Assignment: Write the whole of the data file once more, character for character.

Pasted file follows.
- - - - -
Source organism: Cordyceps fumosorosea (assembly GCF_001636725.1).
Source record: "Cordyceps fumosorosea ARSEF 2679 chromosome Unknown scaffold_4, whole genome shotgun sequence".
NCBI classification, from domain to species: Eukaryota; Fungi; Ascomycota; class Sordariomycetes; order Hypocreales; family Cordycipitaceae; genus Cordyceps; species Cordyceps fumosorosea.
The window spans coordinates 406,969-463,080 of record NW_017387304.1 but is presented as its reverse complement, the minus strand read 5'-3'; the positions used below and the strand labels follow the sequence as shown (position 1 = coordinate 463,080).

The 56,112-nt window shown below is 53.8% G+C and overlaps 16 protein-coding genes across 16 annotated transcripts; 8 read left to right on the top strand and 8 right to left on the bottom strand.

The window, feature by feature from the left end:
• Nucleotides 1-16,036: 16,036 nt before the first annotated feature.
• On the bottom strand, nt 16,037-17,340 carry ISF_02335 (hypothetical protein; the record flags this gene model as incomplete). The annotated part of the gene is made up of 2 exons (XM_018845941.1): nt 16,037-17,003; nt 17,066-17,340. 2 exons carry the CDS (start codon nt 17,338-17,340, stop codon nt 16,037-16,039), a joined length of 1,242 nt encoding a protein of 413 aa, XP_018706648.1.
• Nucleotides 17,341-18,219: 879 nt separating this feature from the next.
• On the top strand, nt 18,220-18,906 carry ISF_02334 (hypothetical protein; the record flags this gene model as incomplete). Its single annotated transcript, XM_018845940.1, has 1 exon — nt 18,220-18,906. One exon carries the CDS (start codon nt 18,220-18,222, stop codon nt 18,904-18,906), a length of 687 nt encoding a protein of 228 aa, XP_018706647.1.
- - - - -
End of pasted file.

Source organism: Cordyceps fumosorosea (assembly GCF_001636725.1).
Source record: "Cordyceps fumosorosea ARSEF 2679 chromosome Unknown scaffold_4, whole genome shotgun sequence".
NCBI classification, from domain to species: Eukaryota; Fungi; Ascomycota; class Sordariomycetes; order Hypocreales; family Cordycipitaceae; genus Cordyceps; species Cordyceps fumosorosea.
The window spans coordinates 406,969-463,080 of record NW_017387304.1 but is presented as its reverse complement, the minus strand read 5'-3'; the positions used below and the strand labels follow the sequence as shown (position 1 = coordinate 463,080).

The 56,112-nt window shown below is 53.8% G+C and overlaps 16 protein-coding genes across 16 annotated transcripts; 8 read left to right on the top strand and 8 right to left on the bottom strand.

The window, feature by feature from the left end:
• Nucleotides 1-16,036: 16,036 nt before the first annotated feature.
• On the bottom strand, nt 16,037-17,340 carry ISF_02335 (hypothetical protein; the record flags this gene model as incomplete). The annotated part of the gene is made up of 2 exons (XM_018845941.1): nt 16,037-17,003; nt 17,066-17,340. 2 exons carry the CDS (start codon nt 17,338-17,340, stop codon nt 16,037-16,039), a joined length of 1,242 nt encoding a protein of 413 aa, XP_018706648.1.
• Nucleotides 17,341-18,219: 879 nt separating this feature from the next.
• On the top strand, nt 18,220-18,906 carry ISF_02334 (hypothetical protein; the record flags this gene model as incomplete). Its single annotated transcript, XM_018845940.1, has 1 exon — nt 18,220-18,906. One exon carries the CDS (start codon nt 18,220-18,222, stop codon nt 18,904-18,906), a length of 687 nt encoding a protein of 228 aa, XP_018706647.1.